The latest installment of action-packed dystopian thriller The Hunger Games
THE HUNGER GAMES: MOCKINGJAY - PART 1 (12A)
The spectre of war casts a long shadow over the penultimate chapter of the blockbusting dystopian thrillers based on Suzanne Collins’ bestselling trilogy.
The Hunger Games: Mockingjay – Part 1 follows the lead of the Harry Potter and Twilight sagas by cleaving the final book in two.
This decision – driven as much by greed as artistic necessity – results in a dark, brooding two hours of self-sacrifice almost completely devoid of the propulsive action sequences that distinguished the earlier films.
Jennifer Lawrence’s portrayal of reluctant heroine Katniss Everdeen, a pawn in the battle of wits between the money-rich Capitol and the impoverished Districts, remains a mesmerising constant.
She delivers another emotionally bruising performance, especially in early scenes when her battle-scarred teenager stares over the smouldering ruins of her beloved District 12, littered with charred skeletons of friends and neighbours who were incinerated as they fled.
This hellish vision brings Lawrence to her knees, unable to hold back racked sobs of pain.
The floodgates open and screenwriters Peter Craig and Danny Strong take their time channelling her aching sense of loss into an all-consuming rage that will set the Capitol ablaze this time next year.
“If we burn, you burn with us!” she bellows down a camera lens at President Snow (Donald Sutherland).
We don’t doubt it.
Katniss barely survived the Third Quarter Quell.
Separated from fellow tributes Peeta (Josh Hutcherson) and Johanna (Jena Malone), who are being held in the Capitol, Katniss gathers her strength in a secret underground complex.
Her allies include childhood friend Gale Hawthorne (Liam Hemsworth), mentor Haymitch Abernathy (Woody Harrelson), chaperone Effie Trinket (Elizabeth Banks), architect of the rebellion Plutarch Heavensbee (Philip Seymour Hoffman) and District 13 President Alma Coin (Julianne Moore).
The people of the Districts look to Katniss to lead them against President Snow and the armed forces of Panem.
“We’re going to stoke the fire of this revolution that this Mockingjay started,” growls Plutarch, commissioning a series of propaganda videos directed by Cressida (Natalie Dormer), with Katniss as the reluctant star.
Meanwhile, Snow initiates his own forceful media campaign fronted by Caesar Flickerman (Stanley Tucci) and a clearly disoriented Peeta.
The Hunger Games: Mockingjay – Part 1 is the calm before the storm of full-blown conflict.
It’s a slower burn than previous films and lacks some of the on-screen electricity since Katniss and Peeta are separated, but Lawrence burns bright as the eponymous “girl on fire”.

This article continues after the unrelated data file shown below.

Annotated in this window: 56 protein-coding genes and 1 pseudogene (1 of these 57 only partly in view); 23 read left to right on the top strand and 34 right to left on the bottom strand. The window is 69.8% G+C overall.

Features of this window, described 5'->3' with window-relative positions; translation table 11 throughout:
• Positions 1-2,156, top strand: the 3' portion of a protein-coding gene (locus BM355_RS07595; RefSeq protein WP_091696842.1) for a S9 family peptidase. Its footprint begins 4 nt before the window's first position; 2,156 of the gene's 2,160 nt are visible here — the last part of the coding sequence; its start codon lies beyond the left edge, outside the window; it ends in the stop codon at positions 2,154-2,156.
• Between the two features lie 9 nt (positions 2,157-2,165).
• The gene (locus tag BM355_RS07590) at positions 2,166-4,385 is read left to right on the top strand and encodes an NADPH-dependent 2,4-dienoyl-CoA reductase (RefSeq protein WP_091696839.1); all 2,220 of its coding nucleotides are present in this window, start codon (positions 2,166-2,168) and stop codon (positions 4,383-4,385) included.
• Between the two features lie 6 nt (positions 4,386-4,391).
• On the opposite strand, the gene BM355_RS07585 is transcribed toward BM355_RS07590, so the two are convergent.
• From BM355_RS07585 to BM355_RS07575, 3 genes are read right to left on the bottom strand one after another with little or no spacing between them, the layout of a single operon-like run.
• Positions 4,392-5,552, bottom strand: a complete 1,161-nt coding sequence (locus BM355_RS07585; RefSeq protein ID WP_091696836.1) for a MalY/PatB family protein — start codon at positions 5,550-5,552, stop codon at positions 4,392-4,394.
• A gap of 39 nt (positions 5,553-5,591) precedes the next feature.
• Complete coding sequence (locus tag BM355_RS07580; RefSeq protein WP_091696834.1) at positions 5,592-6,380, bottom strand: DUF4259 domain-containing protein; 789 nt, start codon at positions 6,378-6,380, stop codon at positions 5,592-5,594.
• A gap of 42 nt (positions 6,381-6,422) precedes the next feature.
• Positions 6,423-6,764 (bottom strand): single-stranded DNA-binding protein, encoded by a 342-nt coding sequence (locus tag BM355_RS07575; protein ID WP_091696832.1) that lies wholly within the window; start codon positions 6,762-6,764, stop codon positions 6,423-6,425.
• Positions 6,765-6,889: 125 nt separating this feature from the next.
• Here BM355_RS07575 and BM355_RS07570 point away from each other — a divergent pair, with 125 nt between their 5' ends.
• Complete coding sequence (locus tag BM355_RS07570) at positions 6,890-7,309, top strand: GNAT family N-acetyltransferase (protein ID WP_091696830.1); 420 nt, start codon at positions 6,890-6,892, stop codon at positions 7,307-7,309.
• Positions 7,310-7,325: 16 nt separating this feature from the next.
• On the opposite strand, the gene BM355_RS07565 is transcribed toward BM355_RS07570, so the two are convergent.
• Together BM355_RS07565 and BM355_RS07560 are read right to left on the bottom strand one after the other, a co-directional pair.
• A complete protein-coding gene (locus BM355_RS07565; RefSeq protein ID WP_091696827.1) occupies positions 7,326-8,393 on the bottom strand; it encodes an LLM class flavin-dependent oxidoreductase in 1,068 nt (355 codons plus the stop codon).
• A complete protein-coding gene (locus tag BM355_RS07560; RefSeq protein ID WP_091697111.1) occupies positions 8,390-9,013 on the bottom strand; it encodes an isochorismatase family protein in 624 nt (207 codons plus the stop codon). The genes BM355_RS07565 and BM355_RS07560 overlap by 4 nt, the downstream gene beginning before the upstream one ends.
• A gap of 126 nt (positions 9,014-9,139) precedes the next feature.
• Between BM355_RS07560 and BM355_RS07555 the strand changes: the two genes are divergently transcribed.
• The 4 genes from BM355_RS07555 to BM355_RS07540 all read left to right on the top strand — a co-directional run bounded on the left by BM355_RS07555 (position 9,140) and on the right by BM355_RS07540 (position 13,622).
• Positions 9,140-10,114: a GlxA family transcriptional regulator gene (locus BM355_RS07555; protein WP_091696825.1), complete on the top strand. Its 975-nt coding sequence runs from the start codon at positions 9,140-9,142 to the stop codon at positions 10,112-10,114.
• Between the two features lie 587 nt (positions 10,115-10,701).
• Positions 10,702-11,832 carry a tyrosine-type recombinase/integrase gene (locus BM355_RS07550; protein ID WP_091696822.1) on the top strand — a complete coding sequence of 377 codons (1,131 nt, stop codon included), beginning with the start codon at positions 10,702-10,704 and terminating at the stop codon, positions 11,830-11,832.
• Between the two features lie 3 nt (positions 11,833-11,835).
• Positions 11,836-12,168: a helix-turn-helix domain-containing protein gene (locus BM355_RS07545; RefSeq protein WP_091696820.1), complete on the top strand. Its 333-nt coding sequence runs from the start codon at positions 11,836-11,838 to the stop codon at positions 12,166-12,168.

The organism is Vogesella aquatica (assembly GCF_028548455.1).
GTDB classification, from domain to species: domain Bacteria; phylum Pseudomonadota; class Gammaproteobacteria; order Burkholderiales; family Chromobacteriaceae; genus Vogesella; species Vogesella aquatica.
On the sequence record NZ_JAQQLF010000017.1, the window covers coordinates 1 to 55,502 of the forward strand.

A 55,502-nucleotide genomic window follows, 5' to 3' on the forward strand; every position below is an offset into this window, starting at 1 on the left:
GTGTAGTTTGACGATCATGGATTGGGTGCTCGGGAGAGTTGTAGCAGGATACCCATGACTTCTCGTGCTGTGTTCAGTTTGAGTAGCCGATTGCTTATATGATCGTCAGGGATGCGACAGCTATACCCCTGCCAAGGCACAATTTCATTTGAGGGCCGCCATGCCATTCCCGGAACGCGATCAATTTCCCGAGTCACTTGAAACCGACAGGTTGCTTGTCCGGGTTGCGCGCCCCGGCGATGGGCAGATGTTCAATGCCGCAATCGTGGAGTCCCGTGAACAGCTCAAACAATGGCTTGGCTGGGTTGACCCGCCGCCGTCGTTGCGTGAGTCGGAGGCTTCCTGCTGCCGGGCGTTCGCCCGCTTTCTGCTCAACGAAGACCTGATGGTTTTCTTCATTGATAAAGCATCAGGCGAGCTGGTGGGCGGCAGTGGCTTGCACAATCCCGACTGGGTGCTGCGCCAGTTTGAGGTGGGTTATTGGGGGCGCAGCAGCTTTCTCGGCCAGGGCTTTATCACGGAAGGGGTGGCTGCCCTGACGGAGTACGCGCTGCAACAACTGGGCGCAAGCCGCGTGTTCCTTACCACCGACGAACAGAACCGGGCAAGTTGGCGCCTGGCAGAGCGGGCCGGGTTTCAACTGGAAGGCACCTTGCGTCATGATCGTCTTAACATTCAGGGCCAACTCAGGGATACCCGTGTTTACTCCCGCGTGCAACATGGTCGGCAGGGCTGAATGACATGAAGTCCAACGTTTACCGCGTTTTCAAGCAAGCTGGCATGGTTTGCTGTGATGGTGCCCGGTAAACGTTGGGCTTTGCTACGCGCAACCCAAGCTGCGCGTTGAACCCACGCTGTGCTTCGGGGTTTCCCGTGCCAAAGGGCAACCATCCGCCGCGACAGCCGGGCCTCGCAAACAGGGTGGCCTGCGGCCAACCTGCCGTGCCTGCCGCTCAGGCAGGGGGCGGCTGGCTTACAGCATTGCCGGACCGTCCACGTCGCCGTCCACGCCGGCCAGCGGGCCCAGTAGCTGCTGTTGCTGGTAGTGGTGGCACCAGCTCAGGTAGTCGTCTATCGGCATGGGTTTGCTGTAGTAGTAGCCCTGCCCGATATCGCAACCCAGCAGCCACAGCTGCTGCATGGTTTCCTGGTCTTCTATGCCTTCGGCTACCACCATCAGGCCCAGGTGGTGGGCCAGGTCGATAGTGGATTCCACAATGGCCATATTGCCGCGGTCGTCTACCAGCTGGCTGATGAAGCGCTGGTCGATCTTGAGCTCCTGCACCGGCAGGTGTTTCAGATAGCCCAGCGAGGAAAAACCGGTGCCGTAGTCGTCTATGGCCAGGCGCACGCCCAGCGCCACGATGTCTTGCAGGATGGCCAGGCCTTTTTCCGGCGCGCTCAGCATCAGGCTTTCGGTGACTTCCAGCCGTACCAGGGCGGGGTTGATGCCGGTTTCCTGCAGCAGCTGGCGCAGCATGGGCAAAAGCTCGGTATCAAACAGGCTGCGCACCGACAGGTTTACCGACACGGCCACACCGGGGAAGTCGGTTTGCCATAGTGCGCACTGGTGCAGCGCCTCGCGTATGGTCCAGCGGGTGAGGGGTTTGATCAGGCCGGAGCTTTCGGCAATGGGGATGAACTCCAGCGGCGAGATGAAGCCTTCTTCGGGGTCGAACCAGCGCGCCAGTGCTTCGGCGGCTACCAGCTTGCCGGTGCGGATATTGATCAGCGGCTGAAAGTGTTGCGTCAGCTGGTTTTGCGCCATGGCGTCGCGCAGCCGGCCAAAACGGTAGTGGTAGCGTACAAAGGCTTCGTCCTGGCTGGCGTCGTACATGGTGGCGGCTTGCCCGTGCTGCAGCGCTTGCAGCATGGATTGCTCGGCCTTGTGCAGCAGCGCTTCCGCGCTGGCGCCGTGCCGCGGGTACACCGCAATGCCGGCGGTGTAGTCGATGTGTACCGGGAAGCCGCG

Effie’s role is expanded from the book to bring some comic relief to the subterranean gloom.
“Everything old can be made new again – like democracy!” she chirrups.
Maybe so, but as Part 1 makes abundantly and agonisingly clear, you have to sacrifice innocent lives to sweep away the past.
THE HOMESMAN (15)
A frontier woman’s work is never done in Tommy Lee Jones’ bleak and compelling feminist western.
Not only does a mid-19th century miss have to cook and clean, she is also expected to pretty herself to attract a surly suitor to waltz her down the aisle in a society where men and pistols hold sway.
In the case of The Homesman’s unconventional, spunky heroine, she also has to till the land, manage finances and compensate for a town full of cowardly, incompetent husbands, who put their own needs ahead of the women by their side.
Based on the novel of the same name by Glendon Swarthout, Jones’ film trots through the parched prairies and rolling hills of the 1850s Midwest in the company of two unlikely saviours.
One is a middle-aged spinster, whose grit, resolve and straight-talking principles mark her as a rebel of her sex; the other is a grizzled claim jumper of ambiguous intent, who narrowly avoids swinging by his neck.
In a pleasing subversion of gender and genre stereotypes, it’s women who drive the narrative, who act rather than react, and ultimately leave an indelible mark on our heart.
Mary Bee Cuddy (Hilary Swank) owns a ranch and a sizeable plot of land on the outskirts of a close-knit Nebraska community.
Suitors repeatedly reject her because they consider her ugly, but Cuddy continues to plough her own furrow.
Three local women (Grace Gummer, Miranda Otto, Sonja Richter) show signs of insanity and Reverend Alfred Dowd (John Lithgow) proposes that one of the husbands should take the wives to a mission in Iowa run by Altha Carter (Meryl Streep).
When the gutless spouses fail to get behind the plan, Cuddy volunteers to drive the wagon instead.
“You’re as good a man as any man hereabouts,” Reverend Dowd compliments her.
En route, Cuddy rescues a claim jumper called George Briggs (Jones) from hanging, on condition that he helps escort the three women to the Missouri River.
The unlikely travelling companions head east, encountering a shady hotel proprietor (James Spader), a thieving cowboy (Tim Blake Nelson) and a young woman (Hailee Steinfeld), as yet unmarked by the lawlessness of the era.
The Homesman repeatedly takes risks with tone, pacing and plotting, some of which don’t pay off, but Jones’ gambles lasso our attention.
Swank is breathtaking in a textured role that should be rewarded with an Oscar nomination next year, and she is strongly supported by the writer-director.
Jones doesn’t shy away from the horrors faced by women, catalysed by nightmarish scenes of rape and infanticide.
Cinematographer Rodrigo Prieto, who galloped to Brokeback Mountain with Ang Lee, captures the stark, untamed beauty of the godforsaken land in stunning images that linger in the memory.